While Canada has passed a bill to legalize marijuana for medical purposes in the early 2000s, some provinces have also legalized marijuana in terms of recreational usage. The legalization of recreation marijuana could impact a lot of other fields as well, but in terms of personal injury law specifically, we are wondering how it could impact the insurance coverage related to car accidents. Or rather, how insurers would most likely try to deny benefits to drivers who would be legally using marijuana.
Legalization of Medical Marijuana
As previously mentioned, Canada has legalized medical marijuana back in the early 2000s. This is because many people with illnesses such as PTSD, chronic pain, and other severe health problems have found medical marijuana to be the only thing capable of relieving their symptoms. The use of marijuana as treatment option for severe conditions has been scientifically approved, and now fills a hole no other practices in modern medicine could fill. And thus, it has finally been decriminalized and people can now treat their symptoms without fear of imprisonment.
Later on, in 2015, the Supreme Court of Canada made further adjustments to the law. These changes allowed all patients to not just have access to dried marijuana, as had previously been the case, but also to other forms, such as oils. The final regulatory regime for medical marijuana, which is currently still in place, was implemented in mid-2016.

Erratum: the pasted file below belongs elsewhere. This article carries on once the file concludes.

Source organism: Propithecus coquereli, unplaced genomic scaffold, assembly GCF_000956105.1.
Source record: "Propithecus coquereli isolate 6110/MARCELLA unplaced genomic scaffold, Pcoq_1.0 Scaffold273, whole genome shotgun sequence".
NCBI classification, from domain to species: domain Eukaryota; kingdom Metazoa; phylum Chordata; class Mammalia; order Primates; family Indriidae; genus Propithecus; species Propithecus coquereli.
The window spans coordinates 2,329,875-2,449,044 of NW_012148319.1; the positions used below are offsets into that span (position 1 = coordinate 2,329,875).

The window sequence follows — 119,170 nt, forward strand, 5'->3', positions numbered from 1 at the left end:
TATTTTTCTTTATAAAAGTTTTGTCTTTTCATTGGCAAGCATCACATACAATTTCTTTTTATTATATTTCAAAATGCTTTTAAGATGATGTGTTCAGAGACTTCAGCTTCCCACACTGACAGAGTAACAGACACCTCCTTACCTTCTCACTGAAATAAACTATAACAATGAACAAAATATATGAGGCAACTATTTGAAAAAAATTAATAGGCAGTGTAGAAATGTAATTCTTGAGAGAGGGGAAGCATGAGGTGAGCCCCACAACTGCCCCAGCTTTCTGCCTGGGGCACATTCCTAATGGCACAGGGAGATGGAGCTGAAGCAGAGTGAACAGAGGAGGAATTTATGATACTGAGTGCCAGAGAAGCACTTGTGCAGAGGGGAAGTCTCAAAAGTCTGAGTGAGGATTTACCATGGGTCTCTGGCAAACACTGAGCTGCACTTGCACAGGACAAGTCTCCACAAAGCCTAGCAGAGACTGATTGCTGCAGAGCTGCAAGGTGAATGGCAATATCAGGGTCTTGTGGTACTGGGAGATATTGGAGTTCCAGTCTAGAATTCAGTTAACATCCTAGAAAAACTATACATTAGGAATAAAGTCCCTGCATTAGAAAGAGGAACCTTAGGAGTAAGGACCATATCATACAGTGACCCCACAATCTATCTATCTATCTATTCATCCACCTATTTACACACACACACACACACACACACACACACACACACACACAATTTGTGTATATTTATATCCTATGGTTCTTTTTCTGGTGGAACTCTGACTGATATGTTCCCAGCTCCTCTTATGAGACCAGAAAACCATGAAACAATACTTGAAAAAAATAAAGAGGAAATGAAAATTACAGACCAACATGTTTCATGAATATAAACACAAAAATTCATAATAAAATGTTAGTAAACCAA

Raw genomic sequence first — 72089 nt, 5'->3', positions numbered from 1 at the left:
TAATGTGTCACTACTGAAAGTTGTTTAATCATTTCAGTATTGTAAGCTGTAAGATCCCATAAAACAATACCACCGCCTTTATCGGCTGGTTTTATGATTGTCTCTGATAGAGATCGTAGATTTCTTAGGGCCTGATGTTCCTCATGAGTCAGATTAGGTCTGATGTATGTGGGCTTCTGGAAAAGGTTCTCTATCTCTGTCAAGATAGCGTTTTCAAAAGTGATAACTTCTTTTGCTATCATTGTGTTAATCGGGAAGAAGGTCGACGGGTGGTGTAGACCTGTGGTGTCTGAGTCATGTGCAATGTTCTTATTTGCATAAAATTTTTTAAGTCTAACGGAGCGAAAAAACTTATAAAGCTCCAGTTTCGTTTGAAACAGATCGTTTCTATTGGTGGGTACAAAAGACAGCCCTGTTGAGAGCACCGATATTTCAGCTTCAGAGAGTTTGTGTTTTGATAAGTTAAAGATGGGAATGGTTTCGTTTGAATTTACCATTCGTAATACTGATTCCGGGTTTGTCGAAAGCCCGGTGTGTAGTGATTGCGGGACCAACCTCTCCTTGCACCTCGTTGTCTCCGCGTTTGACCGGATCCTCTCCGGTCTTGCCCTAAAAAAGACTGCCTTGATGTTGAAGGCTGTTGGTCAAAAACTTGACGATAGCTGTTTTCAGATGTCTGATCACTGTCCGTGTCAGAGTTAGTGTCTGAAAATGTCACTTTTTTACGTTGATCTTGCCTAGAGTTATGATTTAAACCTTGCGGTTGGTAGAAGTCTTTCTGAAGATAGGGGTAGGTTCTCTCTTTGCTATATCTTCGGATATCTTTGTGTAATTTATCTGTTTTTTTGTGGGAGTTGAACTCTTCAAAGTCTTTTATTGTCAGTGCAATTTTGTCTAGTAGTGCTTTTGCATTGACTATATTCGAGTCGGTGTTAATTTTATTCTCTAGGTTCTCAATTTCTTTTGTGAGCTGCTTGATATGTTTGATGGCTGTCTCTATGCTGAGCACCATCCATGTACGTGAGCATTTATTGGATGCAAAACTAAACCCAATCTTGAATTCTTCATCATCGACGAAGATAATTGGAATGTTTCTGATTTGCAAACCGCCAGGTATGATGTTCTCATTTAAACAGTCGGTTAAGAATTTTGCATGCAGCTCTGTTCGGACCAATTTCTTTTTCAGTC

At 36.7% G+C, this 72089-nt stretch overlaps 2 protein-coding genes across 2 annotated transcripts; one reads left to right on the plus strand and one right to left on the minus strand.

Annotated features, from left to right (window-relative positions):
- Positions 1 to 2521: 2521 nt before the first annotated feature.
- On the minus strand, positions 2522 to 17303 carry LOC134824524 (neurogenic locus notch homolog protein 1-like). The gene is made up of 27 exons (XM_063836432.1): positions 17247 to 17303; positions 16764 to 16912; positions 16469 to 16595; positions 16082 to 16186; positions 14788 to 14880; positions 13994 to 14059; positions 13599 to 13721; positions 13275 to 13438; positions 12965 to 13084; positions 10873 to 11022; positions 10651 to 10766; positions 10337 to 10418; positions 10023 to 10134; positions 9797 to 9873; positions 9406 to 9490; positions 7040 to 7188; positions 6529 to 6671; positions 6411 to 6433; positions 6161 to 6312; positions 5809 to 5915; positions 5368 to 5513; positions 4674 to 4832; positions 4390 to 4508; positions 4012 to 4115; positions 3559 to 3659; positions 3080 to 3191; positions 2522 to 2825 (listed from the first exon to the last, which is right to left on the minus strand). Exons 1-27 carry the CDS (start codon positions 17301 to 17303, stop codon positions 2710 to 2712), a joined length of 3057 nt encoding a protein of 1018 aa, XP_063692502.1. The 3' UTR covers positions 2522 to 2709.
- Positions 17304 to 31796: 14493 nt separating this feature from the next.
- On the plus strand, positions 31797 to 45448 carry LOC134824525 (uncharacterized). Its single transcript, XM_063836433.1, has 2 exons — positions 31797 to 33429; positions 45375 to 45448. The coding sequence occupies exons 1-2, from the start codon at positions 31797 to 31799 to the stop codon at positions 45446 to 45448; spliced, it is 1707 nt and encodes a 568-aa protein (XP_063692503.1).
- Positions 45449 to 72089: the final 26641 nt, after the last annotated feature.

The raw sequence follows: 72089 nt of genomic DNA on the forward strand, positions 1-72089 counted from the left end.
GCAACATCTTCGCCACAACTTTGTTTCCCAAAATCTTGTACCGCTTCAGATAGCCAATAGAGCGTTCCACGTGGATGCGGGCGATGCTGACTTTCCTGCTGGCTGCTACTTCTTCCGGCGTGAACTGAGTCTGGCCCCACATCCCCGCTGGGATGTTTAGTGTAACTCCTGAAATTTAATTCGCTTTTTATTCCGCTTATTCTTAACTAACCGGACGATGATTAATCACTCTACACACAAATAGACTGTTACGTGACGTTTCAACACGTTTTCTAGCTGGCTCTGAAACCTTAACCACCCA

The Debate Over Recreational Marijuana
Following this, the Task Force on Cannabis Legalization and Regulation was brought to life. In late 2016, this task force issued one final report in regards to the legalization, which was followed by the introduction of the C-45 Bill, also known as the Cannabis Act, into the House of Commons. In late November of 2017, Bill C-45 was passed, making Canada the second country in the world to have legalized recreational marijuana on a nationwide level, coming in right after Uruguay. On October 17, 2018, recreational marijuana became legal across the nation.
Repercussions on accident benefits
It is going to affect the alertness levels and driving capabilities if the driver is under the influence of drugs. Most of the insurance companies will use this to deny claims especially those that come under Section 4 of the Statutory Accident Benefits (SAB). This cover the no-fault cover in an accident, but denies multiple benefits, if the insured driver was convicted of a criminal offence albeit driving under the influence of alcohol or drugs, as per Section 30 of the Act.
Additionally, legalization of marijuana can affect the optional coverage. As per the Motor vehicle insurance policies, there are certain minimum coverage that is needed but other optional coverages like loss or damage to the vehicle due to theft or collision are available at higher premiums. This is denied if the accident was due to DUI. That is why it is best to consult with a Personal Injury Lawyer in Lindsay, if you are in such a situation.